Higher intake of fish and fat is associated with lower plasma s-adenosylhomocysteine: a cross-sectional study
Journal article, 2017

Several B-vitamins act as co-factors in one-carbon metabolism, a pathway that plays a central role in several chronic diseases. However, there is a lack of knowledge of how diet affects markers in one-carbon metabolism. The aim of this study was to explore dietary patterns and components associated with one-carbon metabolites. We hypothesized that intake of whole-grains and fish would be associated with lower Hcy, and higher SAM:SAH ratio due to their nutrient content. We assessed dietary information using a four-day dietary record in 118 men and women with features of the metabolic syndrome. In addition we assessed whole-blood fatty acid composition and plasma alkylresorcinols. Plasma s-adenosylmethionine (SAM), s-adenosylhomocysteine (SAH), homocysteine (Hcy) and vitamin B12 was included as one-carbon metabolism markers. We used principal component analysis (PCA) to explore dietary patterns and multiple linear regression models to examine associations between dietary factors and one-carbon metabolites. PCA separated subjects based on prudent and unhealthy dietary patterns, but the dietary pattern score was not related to the one-carbon metabolites. Whole grain intake was found to be inversely associated to plasma Hcy (?4.7% (?9.3; 0.0), P =.05) and total grain intake tended to be positively associated with SAM and SAH (2.4% (?0.5; 5.5), P =.08; 5.8% (?0.2; 12.1), P =.06, respectively, per SD increase in cereal intake). Fish intake was inversely associated with plasma Hcy and SAH concentrations (?5.4% (?9.7; ?0.8), P =.02 and ?7.0% (?12.1; ?1.5), P =.01, respectively) and positively associated with the SAM:SAH ratio (6.2% (1.6; 11.0), P =.008). In conclusion, intake and fish and whole-grain appear to be associated with a beneficial one-carbon metabolism profile. This indicates that dietary components could play a role in regulation of one-carbon metabolism with a potential impact on disease prevention.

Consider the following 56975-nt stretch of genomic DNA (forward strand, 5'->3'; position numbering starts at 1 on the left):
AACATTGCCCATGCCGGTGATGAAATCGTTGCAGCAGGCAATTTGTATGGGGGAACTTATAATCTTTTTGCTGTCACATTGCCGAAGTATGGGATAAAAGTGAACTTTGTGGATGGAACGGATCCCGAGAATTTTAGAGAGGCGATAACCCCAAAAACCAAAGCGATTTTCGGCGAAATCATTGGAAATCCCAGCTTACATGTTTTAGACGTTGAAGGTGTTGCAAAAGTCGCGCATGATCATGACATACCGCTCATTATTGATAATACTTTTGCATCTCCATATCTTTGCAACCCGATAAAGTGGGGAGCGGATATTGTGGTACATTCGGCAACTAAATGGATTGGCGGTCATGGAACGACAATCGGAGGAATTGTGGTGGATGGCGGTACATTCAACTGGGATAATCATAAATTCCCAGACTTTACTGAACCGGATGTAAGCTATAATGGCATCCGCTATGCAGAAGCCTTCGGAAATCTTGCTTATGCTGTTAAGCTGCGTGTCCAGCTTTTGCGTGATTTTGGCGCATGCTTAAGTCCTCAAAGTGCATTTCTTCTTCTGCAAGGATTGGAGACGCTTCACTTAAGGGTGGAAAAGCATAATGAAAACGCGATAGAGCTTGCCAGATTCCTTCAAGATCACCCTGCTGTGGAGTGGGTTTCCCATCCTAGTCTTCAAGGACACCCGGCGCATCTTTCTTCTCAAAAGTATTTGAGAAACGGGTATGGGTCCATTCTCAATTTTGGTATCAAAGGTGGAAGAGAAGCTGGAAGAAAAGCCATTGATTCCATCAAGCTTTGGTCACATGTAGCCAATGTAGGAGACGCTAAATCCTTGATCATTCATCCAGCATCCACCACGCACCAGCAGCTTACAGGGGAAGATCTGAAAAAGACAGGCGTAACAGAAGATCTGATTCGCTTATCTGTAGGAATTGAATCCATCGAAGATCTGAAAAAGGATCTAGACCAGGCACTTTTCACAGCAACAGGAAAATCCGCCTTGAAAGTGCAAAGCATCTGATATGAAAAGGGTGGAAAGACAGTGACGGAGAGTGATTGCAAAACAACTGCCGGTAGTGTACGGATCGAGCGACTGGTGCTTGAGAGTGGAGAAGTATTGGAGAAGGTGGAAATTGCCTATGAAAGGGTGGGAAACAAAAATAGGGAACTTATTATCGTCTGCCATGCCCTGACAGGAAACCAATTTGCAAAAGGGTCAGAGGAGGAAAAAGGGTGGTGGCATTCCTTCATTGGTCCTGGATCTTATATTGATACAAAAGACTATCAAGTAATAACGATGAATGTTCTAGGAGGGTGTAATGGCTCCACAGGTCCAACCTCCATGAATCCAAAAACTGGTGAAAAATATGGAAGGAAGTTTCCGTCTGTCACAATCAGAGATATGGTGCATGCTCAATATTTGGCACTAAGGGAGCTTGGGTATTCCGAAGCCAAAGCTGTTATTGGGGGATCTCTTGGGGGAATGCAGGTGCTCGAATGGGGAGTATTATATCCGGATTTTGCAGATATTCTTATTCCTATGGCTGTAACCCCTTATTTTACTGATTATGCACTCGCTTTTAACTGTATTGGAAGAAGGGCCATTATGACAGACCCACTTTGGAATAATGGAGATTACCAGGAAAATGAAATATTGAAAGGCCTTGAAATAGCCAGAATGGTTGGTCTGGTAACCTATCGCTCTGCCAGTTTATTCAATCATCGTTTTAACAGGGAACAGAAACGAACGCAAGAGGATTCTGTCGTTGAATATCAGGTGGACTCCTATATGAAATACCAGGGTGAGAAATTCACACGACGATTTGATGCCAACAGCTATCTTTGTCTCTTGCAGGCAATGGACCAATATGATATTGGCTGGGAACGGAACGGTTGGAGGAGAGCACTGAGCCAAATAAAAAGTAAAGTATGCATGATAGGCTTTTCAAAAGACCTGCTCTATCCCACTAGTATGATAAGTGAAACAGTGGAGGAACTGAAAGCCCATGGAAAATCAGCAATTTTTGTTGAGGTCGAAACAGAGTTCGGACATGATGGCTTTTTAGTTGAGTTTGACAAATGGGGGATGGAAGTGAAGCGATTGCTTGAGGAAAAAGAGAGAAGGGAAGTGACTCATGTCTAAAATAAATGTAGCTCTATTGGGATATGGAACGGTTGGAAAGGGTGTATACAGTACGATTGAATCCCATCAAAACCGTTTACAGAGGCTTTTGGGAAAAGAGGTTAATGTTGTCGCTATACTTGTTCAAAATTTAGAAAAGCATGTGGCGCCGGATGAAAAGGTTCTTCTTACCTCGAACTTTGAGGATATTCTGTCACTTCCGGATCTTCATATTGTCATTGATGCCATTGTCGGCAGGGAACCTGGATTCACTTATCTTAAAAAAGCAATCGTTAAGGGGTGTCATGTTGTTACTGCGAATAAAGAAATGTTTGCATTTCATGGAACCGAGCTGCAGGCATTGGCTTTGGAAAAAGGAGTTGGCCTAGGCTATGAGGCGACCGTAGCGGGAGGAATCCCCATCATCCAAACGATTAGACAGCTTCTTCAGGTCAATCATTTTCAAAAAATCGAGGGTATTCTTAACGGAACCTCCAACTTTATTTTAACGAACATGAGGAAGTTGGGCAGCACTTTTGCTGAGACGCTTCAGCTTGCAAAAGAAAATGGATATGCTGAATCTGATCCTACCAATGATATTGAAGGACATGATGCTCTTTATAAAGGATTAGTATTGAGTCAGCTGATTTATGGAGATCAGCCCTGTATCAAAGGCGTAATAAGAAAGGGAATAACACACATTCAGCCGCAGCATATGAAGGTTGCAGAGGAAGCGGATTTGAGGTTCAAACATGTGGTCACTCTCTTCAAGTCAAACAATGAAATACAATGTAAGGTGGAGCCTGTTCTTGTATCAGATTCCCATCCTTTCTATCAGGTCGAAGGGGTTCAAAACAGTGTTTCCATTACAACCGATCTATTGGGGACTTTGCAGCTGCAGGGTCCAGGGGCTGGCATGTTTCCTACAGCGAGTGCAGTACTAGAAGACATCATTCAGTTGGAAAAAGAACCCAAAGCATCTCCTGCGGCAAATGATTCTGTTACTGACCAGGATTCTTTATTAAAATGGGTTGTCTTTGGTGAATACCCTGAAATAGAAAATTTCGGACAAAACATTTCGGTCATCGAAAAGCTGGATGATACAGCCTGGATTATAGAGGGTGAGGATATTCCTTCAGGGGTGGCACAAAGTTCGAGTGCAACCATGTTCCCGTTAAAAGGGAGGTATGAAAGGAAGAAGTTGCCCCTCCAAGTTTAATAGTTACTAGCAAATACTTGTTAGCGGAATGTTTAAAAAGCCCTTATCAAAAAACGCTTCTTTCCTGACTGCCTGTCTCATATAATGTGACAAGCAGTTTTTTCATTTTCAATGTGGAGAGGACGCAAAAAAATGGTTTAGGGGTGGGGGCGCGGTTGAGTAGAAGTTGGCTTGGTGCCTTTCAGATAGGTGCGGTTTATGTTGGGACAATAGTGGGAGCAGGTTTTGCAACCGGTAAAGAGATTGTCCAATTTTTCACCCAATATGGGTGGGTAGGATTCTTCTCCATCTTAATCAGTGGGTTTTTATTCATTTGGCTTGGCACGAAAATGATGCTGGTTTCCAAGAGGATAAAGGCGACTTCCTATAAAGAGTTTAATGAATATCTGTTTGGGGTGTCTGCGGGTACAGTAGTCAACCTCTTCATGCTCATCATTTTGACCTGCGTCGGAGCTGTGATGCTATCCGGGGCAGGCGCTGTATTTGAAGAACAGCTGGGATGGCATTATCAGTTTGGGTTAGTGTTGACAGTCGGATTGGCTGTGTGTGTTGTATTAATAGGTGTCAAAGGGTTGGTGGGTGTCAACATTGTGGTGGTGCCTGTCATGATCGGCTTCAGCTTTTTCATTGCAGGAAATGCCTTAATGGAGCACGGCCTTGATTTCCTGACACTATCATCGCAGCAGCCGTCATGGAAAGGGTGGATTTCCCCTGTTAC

Whole grain


Long-chain polyunsaturated fatty acids

Methyl donor metabolism

Dietary patterns


Mads Vendelbo Lind

Chalmers, Biology and Biological Engineering, Food and Nutrition Science

Lotte Lauritzen

University of Copenhagen

Oluf Pedersen

University of Copenhagen

Henrik Vestergaard

University of Copenhagen

Steno Diabetes Center

Ken D. Stark

University of Waterloo

Torben Hansen

University of Copenhagen

Alastair Ross

Chalmers, Biology and Biological Engineering, Food and Nutrition Science

M. Kristensen

University of Copenhagen

Nutrition Research

0271-5317 (ISSN) 18790739 (eISSN)

Vol. 46 78-87

Subject Categories

Biological Sciences



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